Removing Extra Paragraph Marks

Written by Allen Wyatt (last updated May 20, 2023)
This tip applies to Word 2007, 2010, 2013, 2016, 2019, Word in Microsoft 365, and 2021


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There may be times when you are working with a document when you have a need to remove extra paragraph marks. This is particularly true if you are working with an ASCII file or a file that may have originally been formatted with another word processor. This process of manually removing extra paragraph marks can be very time consuming.

The traditional way of handling such situations is to use Find and Replace to search for two paragraph marks (^p^p) and replace with a single paragraph mark (^p). That works great, except in one situation—when the two paragraphs are formatted differently. In that case, a simple Find and Replace can mess up your document's formatting.

If you find yourself in this situation, you may find this macro of interest. It removes extra paragraph marks from a document using a two-step approach. When it is completed, there should not be even two paragraph marks in a row in your document.

Sub ReplacePara()
    Selection.HomeKey Unit:=wdStory
    Selection.Find.ClearFormatting
    With Selection.Find
        .Text = "^p^p"
        .Replacement.Text = ""
        .Forward = True
        .Wrap = wdFindContinue
        .Format = False
        .MatchCase = False
        .MatchWholeWord = False
        .MatchWildcards = False
        .MatchSoundsLike = False
        .MatchAllWordForms = False
    End With
    Selection.Find.Execute
    While Selection.Find.Found
        Selection.MoveRight Unit:=wdCharacter, Count:=1
        Selection.TypeBackspace
        Selection.MoveLeft Unit:=wdCharacter, Count:=2
        Selection.Find.Execute
    Wend
End Sub

There are two parts to this macro. The first part—which relies on the Selection.Find method—uses Word's built-in Find and Replace capabilities to find all instances of two paragraph marks in sequence. (Just as is done in the traditional Find and Replace method described earlier.) The macro doesn't replace the sequential paragraph marks, however; it simply finds them. Then the second part of the macro kicks in—using the Selection.Find.Found property to delete the second of the two sequential paragraph marks.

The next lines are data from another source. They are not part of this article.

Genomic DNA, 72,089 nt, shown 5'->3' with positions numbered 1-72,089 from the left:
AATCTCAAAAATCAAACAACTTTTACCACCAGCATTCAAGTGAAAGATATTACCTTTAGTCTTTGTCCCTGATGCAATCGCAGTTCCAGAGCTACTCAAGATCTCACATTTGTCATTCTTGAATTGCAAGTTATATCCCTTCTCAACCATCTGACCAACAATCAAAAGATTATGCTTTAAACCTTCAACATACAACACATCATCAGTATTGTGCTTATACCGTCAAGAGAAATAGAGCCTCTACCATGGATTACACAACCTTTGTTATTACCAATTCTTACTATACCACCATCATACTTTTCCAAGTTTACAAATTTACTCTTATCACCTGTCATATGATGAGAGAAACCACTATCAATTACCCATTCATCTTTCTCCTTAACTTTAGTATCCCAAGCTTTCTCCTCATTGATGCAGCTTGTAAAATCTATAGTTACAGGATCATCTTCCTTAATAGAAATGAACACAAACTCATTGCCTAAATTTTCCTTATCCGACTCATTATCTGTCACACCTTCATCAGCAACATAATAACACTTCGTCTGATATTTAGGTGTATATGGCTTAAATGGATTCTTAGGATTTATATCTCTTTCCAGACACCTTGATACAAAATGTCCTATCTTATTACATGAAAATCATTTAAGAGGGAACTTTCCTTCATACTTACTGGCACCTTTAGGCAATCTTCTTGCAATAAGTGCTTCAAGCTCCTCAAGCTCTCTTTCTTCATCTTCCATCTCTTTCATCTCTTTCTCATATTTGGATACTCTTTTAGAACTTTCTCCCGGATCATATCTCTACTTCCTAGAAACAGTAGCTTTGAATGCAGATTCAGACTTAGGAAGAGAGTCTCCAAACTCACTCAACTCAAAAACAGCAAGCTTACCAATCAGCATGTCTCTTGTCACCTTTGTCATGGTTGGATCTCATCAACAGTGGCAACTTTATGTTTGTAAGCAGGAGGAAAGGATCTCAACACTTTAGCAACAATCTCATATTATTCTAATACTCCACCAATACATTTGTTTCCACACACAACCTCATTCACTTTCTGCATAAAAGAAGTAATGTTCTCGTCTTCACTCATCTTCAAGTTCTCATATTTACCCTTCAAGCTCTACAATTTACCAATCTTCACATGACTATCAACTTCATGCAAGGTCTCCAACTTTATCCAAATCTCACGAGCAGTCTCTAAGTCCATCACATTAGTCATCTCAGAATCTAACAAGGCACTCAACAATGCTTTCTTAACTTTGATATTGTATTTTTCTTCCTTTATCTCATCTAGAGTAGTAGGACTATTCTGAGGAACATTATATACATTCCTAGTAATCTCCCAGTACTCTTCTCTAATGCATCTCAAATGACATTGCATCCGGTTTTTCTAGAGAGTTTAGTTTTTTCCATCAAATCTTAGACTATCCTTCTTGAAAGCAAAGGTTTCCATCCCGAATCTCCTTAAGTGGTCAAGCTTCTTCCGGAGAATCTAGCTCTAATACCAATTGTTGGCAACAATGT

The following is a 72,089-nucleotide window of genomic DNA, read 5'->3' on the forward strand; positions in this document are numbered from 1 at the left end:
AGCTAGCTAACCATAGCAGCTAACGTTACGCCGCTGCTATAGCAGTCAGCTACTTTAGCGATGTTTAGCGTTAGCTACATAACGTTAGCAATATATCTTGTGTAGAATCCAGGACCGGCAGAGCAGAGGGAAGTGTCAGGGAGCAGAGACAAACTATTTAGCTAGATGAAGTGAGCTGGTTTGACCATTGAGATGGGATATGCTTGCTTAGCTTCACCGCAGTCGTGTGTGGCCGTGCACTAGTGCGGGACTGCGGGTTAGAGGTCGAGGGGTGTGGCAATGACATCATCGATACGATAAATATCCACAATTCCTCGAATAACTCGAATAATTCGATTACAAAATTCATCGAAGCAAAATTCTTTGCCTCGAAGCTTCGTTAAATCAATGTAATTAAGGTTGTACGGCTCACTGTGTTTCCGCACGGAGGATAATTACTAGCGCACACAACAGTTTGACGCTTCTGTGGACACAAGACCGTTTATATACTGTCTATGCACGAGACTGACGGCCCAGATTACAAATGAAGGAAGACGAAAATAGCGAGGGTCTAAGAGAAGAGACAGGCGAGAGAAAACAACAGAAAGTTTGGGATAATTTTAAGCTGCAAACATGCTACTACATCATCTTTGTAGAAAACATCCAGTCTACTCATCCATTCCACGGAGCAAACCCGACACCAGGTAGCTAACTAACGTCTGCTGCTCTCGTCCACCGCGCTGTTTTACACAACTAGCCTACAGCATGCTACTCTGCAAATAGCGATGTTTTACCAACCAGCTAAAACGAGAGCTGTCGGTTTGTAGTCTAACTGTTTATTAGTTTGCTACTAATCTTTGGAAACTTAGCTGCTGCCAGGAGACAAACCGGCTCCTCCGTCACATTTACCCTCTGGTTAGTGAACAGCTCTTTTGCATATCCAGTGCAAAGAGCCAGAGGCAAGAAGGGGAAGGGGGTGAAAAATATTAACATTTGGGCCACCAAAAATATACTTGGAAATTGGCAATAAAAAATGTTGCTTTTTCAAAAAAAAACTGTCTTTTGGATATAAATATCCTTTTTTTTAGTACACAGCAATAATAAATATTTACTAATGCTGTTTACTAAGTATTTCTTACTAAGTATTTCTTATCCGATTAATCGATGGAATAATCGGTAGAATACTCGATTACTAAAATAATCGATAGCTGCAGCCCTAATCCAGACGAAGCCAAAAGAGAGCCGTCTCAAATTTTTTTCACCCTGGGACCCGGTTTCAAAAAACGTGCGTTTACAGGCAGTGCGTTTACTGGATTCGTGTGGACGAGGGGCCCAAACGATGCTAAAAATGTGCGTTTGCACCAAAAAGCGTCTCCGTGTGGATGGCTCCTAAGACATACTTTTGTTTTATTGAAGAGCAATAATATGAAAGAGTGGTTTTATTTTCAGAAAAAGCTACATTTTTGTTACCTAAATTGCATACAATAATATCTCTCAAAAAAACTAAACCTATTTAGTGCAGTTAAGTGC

The reason this approach is taken is because it leaves the formatting correct on the remaining paragraph mark. For instance, if the two sequential paragraph marks use different formatting from each other, the formatting of the first paragraph mark remains unchanged. If you simply replaced the sequential paragraph marks with a single paragraph mark, it is possible that you may not have the formatting exactly as you want when the replacing is finished.

Note that Selection.Find.Found is used as a "flag" for the While loop. This property reflects the status of the latest Find operation. If True then the search was successful; if False, then there was nothing found (and, therefore, nothing to change).

Note:

If you would like to know how to use the macros described on this page (or on any other page on the WordTips sites), I've prepared a special page that includes helpful information. Click here to open that special page in a new browser tab.

WordTips is your source for cost-effective Microsoft Word training. (Microsoft Word is the most popular word processing software in the world.) This tip (998) applies to Microsoft Word 2007, 2010, 2013, 2016, 2019, Word in Microsoft 365, and 2021.

Author Bio

Allen Wyatt

With more than 50 non-fiction books and numerous magazine articles to his credit, Allen Wyatt is an internationally recognized author. He is president of Sharon Parq Associates, a computer and publishing services company. ...

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What is 5 - 0?

2023-06-08 18:05:40

Rajan

Is there a way the code can be run only on a selected part of the document and not the entire document?


2023-05-22 09:41:20

Andrew

How about still using Find-and-Replace, but with Wildcards, something like replacing "^13{0,}(^13)" with "\1"?

Not tested - just a thought.


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